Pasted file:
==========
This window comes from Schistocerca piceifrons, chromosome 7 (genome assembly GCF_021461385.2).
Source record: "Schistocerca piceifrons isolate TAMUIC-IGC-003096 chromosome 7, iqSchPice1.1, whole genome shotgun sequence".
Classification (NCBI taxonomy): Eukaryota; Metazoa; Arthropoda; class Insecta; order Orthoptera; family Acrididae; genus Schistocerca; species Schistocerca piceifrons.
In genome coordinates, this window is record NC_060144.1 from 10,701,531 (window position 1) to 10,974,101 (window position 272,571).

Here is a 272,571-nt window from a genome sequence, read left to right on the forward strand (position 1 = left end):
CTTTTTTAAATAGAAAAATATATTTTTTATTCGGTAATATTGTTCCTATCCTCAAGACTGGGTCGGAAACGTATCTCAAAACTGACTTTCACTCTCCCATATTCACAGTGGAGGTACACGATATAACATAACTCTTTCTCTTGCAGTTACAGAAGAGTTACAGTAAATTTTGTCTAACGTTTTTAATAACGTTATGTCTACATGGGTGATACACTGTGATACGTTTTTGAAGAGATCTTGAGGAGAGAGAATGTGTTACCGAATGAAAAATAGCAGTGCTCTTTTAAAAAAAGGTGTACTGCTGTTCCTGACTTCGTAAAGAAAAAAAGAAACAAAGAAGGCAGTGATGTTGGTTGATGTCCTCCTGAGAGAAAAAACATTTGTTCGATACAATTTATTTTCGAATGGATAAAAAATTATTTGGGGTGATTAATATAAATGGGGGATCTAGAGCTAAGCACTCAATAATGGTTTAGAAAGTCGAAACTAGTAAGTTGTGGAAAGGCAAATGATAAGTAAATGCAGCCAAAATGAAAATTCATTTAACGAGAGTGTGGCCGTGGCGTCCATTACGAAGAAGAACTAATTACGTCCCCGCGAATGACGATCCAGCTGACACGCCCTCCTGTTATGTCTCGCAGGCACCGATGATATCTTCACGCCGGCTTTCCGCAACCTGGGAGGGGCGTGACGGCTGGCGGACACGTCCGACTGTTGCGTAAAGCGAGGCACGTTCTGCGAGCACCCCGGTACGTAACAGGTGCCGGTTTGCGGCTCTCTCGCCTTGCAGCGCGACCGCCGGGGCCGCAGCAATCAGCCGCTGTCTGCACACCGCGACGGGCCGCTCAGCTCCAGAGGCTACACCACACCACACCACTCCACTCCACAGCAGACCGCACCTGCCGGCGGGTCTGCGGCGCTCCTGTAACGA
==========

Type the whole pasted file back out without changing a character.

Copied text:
This window comes from Schistocerca piceifrons, chromosome 7 (genome assembly GCF_021461385.2).
Source record: "Schistocerca piceifrons isolate TAMUIC-IGC-003096 chromosome 7, iqSchPice1.1, whole genome shotgun sequence".
Classification (NCBI taxonomy): Eukaryota; Metazoa; Arthropoda; class Insecta; order Orthoptera; family Acrididae; genus Schistocerca; species Schistocerca piceifrons.
In genome coordinates, this window is record NC_060144.1 from 10,701,531 (window position 1) to 10,974,101 (window position 272,571).

Here is a 272,571-nt window from a genome sequence, read left to right on the forward strand (position 1 = left end):
CTTTTTTAAATAGAAAAATATATTTTTTATTCGGTAATATTGTTCCTATCCTCAAGACTGGGTCGGAAACGTATCTCAAAACTGACTTTCACTCTCCCATATTCACAGTGGAGGTACACGATATAACATAACTCTTTCTCTTGCAGTTACAGAAGAGTTACAGTAAATTTTGTCTAACGTTTTTAATAACGTTATGTCTACATGGGTGATACACTGTGATACGTTTTTGAAGAGATCTTGAGGAGAGAGAATGTGTTACCGAATGAAAAATAGCAGTGCTCTTTTAAAAAAAGGTGTACTGCTGTTCCTGACTTCGTAAAGAAAAAAAGAAACAAAGAAGGCAGTGATGTTGGTTGATGTCCTCCTGAGAGAAAAAACATTTGTTCGATACAATTTATTTTCGAATGGATAAAAAATTATTTGGGGTGATTAATATAAATGGGGGATCTAGAGCTAAGCACTCAATAATGGTTTAGAAAGTCGAAACTAGTAAGTTGTGGAAAGGCAAATGATAAGTAAATGCAGCCAAAATGAAAATTCATTTAACGAGAGTGTGGCCGTGGCGTCCATTACGAAGAAGAACTAATTACGTCCCCGCGAATGACGATCCAGCTGACACGCCCTCCTGTTATGTCTCGCAGGCACCGATGATATCTTCACGCCGGCTTTCCGCAACCTGGGAGGGGCGTGACGGCTGGCGGACACGTCCGACTGTTGCGTAAAGCGAGGCACGTTCTGCGAGCACCCCGGTACGTAACAGGTGCCGGTTTGCGGCTCTCTCGCCTTGCAGCGCGACCGCCGGGGCCGCAGCAATCAGCCGCTGTCTGCACACCGCGACGGGCCGCTCAGCTCCAGAGGCTACACCACACCACACCACTCCACTCCACAGCAGACCGCACCTGCCGGCGGGTCTGCGGCGCTCCTGTAACGA